The term “postmodernism” has become a central part of the jargon of literary and cultural criticism, though understandings of the phenomenon of postmodernism have varied widely among professional scholars and critics. The term has also gained wide currency in more popular discourse, as when the cable channel MTV ran a late-night program in the late 1980s and early 1990s called PostModern MTV that featured music videos by “alternative” artists such as The Cure and Depeche Mode. But exactly what was meant by “postmodern” in this MTV series was never quite clear, other than the fact that it seemed to indicate something outside the pop music mainstream.

Academic critics have also had considerable disagreement about the nature of postmodernism, largely because the phenomenon is still evolving, giving us little historical distance from which to view it. It is also the case that most observers have read postmodernism against modernism, but our understanding of modernism is still evolving as well. Thus, the Egyptian American critic Ihab Hassan, one of the first important critics to call attention to postmodernism as a literary phenomenon in the 1960s, cast modernism in a conservative, authoritarian light as opposed to the subversive energies he associated with the new postmodernist literature. When Hassan attempts to characterize postmodernism in his landmark essay “POSTmodernISM,” he does so largely by seeing postmodernism as an extension of modernism, but with more democratic and revolutionary energies—in keeping with the 1960s context in which Hassan was working at the time. For Hassan, both modernism and postmodernism are informed by the following characteristics:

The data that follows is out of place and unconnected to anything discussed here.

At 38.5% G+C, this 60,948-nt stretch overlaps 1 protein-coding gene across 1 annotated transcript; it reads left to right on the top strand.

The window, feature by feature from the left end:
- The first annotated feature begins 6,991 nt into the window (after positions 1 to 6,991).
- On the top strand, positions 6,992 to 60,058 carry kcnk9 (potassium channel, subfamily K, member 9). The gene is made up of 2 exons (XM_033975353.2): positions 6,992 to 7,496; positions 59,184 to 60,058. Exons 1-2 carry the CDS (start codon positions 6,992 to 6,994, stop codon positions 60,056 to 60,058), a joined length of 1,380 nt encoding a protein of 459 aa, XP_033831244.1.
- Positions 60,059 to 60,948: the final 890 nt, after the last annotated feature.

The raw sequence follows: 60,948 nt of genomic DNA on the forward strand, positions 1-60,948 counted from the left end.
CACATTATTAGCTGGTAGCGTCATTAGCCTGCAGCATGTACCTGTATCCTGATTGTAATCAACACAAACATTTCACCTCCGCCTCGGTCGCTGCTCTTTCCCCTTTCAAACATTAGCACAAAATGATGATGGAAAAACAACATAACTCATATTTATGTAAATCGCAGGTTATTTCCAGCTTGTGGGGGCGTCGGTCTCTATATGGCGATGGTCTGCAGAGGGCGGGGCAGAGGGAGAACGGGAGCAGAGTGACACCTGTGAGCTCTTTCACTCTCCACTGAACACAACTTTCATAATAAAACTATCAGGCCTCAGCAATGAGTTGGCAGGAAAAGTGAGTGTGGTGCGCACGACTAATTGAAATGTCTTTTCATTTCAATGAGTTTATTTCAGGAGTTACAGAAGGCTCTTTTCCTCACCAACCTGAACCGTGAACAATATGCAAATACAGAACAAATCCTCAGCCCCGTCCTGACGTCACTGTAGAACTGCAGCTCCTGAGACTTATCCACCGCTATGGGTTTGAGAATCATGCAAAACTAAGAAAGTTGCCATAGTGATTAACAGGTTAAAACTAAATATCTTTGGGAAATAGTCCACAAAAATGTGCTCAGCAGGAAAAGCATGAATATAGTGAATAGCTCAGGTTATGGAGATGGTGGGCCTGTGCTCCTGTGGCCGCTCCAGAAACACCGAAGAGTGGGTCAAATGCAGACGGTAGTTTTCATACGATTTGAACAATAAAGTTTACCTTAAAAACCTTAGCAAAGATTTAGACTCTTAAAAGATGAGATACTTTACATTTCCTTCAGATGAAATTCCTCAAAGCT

(1) urbanism

(2) technologism (including reactions to technology like Bergsonian time and dissociation of sensibility)

(3) dehumanization (essentially an end to the old realism, affecting the sense of the self—style takes over: let life and the masses fend for themselves)

(4) primitivism (use of archetypes and the return of Dionysus)

(5) eroticism

(6) antinomianism (iconoclasm, schism, excess, movement toward apocalypse)

(7) experimentalism

In this essay, Hassan’s principal interest is in postmodernism, but he still discusses it in terms of these “rubrics” developed from modernism, concluding that a central difference between the two movements has to do with the questions of order and authority:

whereas Modernism created its own forms of Authority, precisely because the center no longer held, Postmodernism has tended toward Anarchy, in deeper complicity with things falling apart . . . the Authority of Modernism . . . rests on intense, elitist, self-generated orders in times of crisis, of which the Hemingway Code is perhaps the starkest exemplar, and Eliot’s Tradition or Yeats’ Mythology is a more devious kind. (29)